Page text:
Saturday, April 22, 2017

Michael Marrotti writes

"The Prudence Of Hemingway"

Like any other 
extraordinary writer  
he had a slight 
personality disorder

His prose helped 
to mitigate the burden 
hereditary sickness 
is like living with 
an overzealous bully

I salute the man 
for knowing when
to replace the pen 
with the double barrel 

A two time loser 
is twice efficient 
he saved his legacy 
by squeezing 
the trigger

had sense enough 
to know when  
the time had come

Yet you feel 
justified by  
what should 
have never 
been started

Living out 
your welcoming 
scribbling past 
the date of expiration

Ernest Hemingway -- Vedran Štimac



  1. As he was finishing "A Farewell to Arms" in 1928, Ernest Hemingway learned that his father had shot himself in the head with a Civil War revolver. In 1939, as part of a publicity campaign on behalf of the Sun Valley Resort, outside of Ketchum, Idaho, be became friends with Gene Van Guilder, who died in a hunting accident; Hemingway wrote, "He loved the warm sun of summer and the high mountain meadows, the trails through the timber and the sudden clear blue of the lakes. He loved the hills in the winter when the snow comes. Best of all he loved the fall ... the fall with the tawny and grey, the leaves yellow on the cottonwoods, leaves floating on the trout streams and above the hills the high blue windless skies. He loved to shoot, he loved to ride and he loved to fish. Now these are all finished. But the hills remain." During his visit he finished "For Whom the Bells Toll;" its hero, his leg crushed under a wounded horse, fought the temptation to kill himself as he waited for the enemy to capture and torture him ("I don't want to do that business that my father did.... I'm against that.... So why wouldn't it be all right just to do it now and then the whole thing would be over with? ... I think it would be all right to do it now? Don't you?" Then, in italics: "No, it isn't. Because there is something you can do yet.")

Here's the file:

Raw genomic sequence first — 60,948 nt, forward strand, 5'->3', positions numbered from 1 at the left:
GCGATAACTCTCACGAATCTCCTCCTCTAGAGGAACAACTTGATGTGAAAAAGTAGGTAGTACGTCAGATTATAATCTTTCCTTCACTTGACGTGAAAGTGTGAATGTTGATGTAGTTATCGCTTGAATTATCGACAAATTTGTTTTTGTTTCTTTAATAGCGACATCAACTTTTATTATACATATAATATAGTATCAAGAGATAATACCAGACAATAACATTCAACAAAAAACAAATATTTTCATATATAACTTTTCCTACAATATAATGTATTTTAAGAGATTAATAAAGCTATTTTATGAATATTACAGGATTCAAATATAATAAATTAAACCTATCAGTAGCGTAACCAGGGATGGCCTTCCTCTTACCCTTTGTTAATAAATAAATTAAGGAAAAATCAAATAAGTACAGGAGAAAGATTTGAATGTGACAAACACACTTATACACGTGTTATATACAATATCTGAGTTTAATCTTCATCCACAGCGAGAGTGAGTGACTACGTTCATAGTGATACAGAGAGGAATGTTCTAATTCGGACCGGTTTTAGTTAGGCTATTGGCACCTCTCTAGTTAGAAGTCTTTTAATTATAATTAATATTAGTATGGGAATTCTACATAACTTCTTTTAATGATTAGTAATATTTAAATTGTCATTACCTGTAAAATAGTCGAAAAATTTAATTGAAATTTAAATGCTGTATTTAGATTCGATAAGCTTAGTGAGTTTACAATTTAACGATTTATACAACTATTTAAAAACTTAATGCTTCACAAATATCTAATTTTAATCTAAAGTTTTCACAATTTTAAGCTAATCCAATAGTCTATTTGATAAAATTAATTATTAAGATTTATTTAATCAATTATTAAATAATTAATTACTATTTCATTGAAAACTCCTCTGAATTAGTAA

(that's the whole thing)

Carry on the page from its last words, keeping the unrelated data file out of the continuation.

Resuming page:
2. Hemingway returned to hunt and write every fall until 1949, then stayed away until 1958. After winning the 1954 Nobel Prize ("How simple the writing of literature would be if it were only necessary to write in another way what has been well written. It is because we have had such great writers in the past that a writer is driven far out past where he can go, out to where no one can help him") it had become increasingly more difficult for him to finish his work, and his style had become notably flabbier than that which had brought him fame and fortune. In 1959 he bought a modest home in Ketchum. By then he had survived a serious injury in World war I, two plane crashes in Africa (the plane that had been sent to rescue him also burned on take-off), several shark-hunting accidents, multiple car and motorcycle crashes, at least a dozen concussions, and decades of chronic alcoholism. He told the movie star Ava Gardner, who starred in the 1952 adaptation of his short story, "The Snows of Kilimanjaro," "I spend a hell of a lot of time killing animals and fish so I won't kill myself." In Ketchum he worked on new books, such as "The Garden of Eden" and "A Movable Feast," which, heavily edited, would be published long afterwards, and cried when he was unable to contribute even one sentence to a presentation volume for John F. Kennedy's inauguration in January 1961. In November 1960 his fourth wife had him committed to the Mayo Clinic, where he received electroconvulsive shock treatment that did not cure his depression but made him lose his memory and gave him paranoid delusions. In April 1961 she found him sitting with a shotgun and two shells and sent him to a hospital in Ketchum, but he tried twice more to end his life, once by trying to walk into the propeller of a plane taxiing on the runaway. After months of hospitalization he was sent home. To celebrate he drank wine at a picnic lunch (and was convinced that some state troopers he saw wanted to arrest him for possession of alcohol) and, the next morning, 2 July, he got up early, put on a dressing gown that he called his "emperor's robe," unlocked the door of the storage room where he kept his firearms, loaded two shells into his favorite shotgun, and at 7 AM shot himself in the forehead with both barrels, in the foyer of his home, a few weeks before his 62nd birthday. His brother Leicester claimed that, "like a samurai who felt dishonored by the word or deed of another, Ernest felt his own body had betrayed him;" in 1982, Leicester, a diabetic faced with the loss of his legs, shot himself in the head. Three of Clarence's six children took their own lives. Ursula, the sister of Ernest and Clarence, died from a drug overdose in 1966. Ernest's granddaughter, model/actress Margaux, was found dead from a phenobarbital overdose on 1 July 1996. Ernest's memorial in Ketchum reads: "Best of all he loved the fall/ The leaves yellow on the cottonwoods/ Leaves floating on the trout streams/ And above the hills/ The high blue windless skies/ Now he will be a part of them forever."


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